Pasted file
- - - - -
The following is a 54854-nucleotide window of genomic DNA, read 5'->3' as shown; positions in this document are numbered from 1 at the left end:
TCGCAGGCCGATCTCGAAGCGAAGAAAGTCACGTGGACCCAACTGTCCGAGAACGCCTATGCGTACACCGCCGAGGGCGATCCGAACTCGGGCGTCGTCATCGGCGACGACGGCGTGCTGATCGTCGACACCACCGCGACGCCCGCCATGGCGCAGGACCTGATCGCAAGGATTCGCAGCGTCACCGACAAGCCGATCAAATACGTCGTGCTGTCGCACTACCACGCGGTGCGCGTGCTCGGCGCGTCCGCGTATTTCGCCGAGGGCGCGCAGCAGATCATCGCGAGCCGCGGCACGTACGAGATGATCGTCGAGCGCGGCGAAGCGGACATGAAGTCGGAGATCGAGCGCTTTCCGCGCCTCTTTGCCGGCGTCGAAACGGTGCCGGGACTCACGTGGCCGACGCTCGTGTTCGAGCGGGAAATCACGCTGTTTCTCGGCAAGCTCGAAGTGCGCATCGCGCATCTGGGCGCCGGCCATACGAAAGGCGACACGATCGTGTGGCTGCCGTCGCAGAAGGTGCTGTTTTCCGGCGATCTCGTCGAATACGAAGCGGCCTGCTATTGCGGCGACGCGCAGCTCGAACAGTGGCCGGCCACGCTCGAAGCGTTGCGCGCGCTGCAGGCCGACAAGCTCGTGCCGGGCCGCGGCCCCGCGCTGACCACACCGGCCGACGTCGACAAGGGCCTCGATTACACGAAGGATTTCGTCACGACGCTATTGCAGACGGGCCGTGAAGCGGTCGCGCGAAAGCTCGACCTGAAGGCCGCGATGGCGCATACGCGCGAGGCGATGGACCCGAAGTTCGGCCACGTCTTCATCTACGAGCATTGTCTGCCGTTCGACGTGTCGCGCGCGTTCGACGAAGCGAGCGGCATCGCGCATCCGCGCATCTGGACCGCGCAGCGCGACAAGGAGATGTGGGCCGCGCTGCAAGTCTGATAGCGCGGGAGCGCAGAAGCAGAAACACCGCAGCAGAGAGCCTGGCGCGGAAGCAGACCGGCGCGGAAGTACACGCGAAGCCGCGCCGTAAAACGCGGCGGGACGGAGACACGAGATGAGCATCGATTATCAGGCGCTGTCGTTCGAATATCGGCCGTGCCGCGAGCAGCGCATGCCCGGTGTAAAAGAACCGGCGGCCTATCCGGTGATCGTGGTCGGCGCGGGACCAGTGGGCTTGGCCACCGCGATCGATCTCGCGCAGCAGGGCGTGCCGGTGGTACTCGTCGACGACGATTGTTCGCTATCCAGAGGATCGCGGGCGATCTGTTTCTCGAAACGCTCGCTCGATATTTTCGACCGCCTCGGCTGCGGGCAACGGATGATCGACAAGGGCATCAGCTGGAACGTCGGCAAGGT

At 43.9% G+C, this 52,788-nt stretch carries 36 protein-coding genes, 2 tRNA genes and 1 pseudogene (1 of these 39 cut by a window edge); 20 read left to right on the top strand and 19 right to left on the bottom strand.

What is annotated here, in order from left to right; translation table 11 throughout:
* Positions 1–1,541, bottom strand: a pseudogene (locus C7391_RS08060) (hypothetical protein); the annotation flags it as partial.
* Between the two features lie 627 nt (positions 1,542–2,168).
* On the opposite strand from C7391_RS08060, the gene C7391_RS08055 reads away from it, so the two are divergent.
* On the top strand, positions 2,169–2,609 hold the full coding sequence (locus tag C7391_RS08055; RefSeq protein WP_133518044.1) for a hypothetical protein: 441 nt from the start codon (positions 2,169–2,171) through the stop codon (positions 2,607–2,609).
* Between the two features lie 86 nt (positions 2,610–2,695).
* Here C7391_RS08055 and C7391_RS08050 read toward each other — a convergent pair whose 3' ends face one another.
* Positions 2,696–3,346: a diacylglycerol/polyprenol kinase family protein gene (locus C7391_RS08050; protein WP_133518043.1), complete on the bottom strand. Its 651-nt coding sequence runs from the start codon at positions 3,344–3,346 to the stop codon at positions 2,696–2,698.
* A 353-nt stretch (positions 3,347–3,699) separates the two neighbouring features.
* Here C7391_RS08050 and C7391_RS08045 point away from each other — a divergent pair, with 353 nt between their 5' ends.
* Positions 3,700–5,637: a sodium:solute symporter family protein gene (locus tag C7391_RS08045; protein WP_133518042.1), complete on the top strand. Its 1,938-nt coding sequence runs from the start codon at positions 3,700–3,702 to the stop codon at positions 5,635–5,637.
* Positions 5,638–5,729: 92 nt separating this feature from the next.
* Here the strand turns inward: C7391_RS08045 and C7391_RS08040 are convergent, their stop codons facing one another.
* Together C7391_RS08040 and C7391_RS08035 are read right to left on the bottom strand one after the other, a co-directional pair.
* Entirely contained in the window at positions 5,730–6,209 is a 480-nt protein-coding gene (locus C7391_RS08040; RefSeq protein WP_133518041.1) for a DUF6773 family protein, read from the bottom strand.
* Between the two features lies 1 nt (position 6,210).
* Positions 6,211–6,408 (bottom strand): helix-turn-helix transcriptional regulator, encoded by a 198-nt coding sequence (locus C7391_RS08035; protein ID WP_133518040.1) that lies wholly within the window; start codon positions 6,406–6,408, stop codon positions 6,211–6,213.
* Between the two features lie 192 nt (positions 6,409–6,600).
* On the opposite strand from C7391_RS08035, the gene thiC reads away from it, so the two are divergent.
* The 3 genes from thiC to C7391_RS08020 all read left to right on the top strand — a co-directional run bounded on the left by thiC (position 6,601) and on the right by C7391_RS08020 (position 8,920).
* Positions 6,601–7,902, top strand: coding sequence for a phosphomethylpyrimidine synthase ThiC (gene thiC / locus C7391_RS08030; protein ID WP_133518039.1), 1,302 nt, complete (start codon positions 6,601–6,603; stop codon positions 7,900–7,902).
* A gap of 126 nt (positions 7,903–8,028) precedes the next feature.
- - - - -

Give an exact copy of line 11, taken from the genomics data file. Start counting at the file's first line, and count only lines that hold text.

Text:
* Positions 2,696–3,346: a diacylglycerol/polyprenol kinase family protein gene (locus C7391_RS08050; protein WP_133518043.1), complete on the bottom strand. Its 651-nt coding sequence runs from the start codon at positions 3,344–3,346 to the stop codon at positions 2,696–2,698.